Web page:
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The Second Step: Knowledge

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Part 5 of 10: Progress to Perfection

By Derek Prince

You're listening to a Derek Prince Legacy Radio podcast.


Perfection is our goal because Jesus commanded it. It is possible because His Word shows us seven successive steps to attain it.

Progress to Perfection


It’s good to be with you again as we continue to study our challenging but also inspiring theme for this week, “Progress to Perfection.” In our previous talks this week we’ve seen that perfection is the goal set before us for our personal development as Christians. First, we took note of the command of Jesus, “Be perfect.” Then of the example of Paul who said, “I’m pressing on to perfection.”

In our last two talks we’ve begun to look at the seven successive steps to attain this goal set before us by Peter. Peter not merely tells us the goal but he gives us seven successive, practical steps. He breaks it down into a series of achievable steps. Let’s look at these steps as Peter states them in 2 Peter 1:5–7.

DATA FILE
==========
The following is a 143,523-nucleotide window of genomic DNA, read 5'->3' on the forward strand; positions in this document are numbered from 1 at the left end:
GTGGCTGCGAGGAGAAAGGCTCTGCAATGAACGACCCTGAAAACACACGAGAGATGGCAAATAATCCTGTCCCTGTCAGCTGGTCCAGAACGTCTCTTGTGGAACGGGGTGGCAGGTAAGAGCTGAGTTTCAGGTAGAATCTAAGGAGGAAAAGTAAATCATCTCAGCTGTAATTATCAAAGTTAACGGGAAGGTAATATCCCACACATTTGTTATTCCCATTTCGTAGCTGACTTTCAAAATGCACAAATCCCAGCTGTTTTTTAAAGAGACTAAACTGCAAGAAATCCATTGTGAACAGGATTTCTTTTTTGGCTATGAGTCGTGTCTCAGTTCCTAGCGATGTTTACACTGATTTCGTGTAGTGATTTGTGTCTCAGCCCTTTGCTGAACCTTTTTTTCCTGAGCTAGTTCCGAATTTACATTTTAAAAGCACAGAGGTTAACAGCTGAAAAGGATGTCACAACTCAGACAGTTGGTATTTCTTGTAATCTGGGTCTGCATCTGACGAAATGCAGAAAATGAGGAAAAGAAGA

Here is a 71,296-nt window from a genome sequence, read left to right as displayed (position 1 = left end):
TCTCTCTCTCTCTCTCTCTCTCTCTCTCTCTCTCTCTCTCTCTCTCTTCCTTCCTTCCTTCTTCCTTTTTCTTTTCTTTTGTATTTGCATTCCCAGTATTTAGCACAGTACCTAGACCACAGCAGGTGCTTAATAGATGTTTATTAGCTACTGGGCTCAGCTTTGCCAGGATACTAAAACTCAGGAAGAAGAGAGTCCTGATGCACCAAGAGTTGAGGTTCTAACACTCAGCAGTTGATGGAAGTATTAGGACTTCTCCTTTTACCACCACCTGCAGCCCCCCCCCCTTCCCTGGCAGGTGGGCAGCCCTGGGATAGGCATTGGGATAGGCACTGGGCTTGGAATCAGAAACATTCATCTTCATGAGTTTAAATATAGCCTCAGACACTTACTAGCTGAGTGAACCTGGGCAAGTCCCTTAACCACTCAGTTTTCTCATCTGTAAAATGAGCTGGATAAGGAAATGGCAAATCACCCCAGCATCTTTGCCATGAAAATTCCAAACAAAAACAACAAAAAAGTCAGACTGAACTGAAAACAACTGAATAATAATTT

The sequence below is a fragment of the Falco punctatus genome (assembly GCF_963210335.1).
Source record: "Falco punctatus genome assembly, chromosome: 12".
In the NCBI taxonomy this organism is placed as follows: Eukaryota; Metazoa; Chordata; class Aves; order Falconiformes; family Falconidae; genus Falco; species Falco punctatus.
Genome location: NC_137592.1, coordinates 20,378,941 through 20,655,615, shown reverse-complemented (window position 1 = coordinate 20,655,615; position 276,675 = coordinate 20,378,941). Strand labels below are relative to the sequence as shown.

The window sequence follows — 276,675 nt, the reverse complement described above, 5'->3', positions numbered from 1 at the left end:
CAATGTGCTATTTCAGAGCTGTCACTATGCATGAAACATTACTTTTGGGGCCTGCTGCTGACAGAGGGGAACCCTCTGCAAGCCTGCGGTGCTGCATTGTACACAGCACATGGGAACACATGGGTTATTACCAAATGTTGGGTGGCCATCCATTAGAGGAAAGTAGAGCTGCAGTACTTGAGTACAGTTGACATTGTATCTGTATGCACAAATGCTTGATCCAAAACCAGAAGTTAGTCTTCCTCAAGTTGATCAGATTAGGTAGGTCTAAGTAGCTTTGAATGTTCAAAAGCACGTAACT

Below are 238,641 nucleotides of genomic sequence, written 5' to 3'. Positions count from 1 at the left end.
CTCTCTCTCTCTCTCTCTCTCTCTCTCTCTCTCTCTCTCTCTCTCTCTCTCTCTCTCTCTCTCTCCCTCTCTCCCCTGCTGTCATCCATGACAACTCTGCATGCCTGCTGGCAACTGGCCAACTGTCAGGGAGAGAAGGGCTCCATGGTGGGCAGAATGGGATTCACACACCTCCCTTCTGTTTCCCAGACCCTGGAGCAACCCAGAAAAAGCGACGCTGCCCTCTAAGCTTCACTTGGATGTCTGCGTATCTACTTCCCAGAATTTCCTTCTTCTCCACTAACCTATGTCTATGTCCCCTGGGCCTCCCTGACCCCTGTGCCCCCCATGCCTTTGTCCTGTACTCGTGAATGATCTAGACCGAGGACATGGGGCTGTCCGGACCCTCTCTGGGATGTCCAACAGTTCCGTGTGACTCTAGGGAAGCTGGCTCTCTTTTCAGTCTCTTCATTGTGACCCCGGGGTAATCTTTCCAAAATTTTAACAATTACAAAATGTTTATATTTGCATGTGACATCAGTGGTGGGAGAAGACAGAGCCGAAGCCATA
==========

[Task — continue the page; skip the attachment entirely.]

“For this very reason, make every effort to add to your faith goodness; and to goodness, knowledge; and to knowledge, self-control; and to self-control, perseverance; from perseverance to godliness; from godliness, to brotherly kindness; from brotherly kindness, to love.”

Those are the seven steps. The starting point is faith. From faith we move up to goodness; from goodness to knowledge; from knowledge to self-control; from self-control to perseverance; from perseverance to godliness; from godliness to brotherly kindness; from brotherly kindness to love. Notice love is the goal.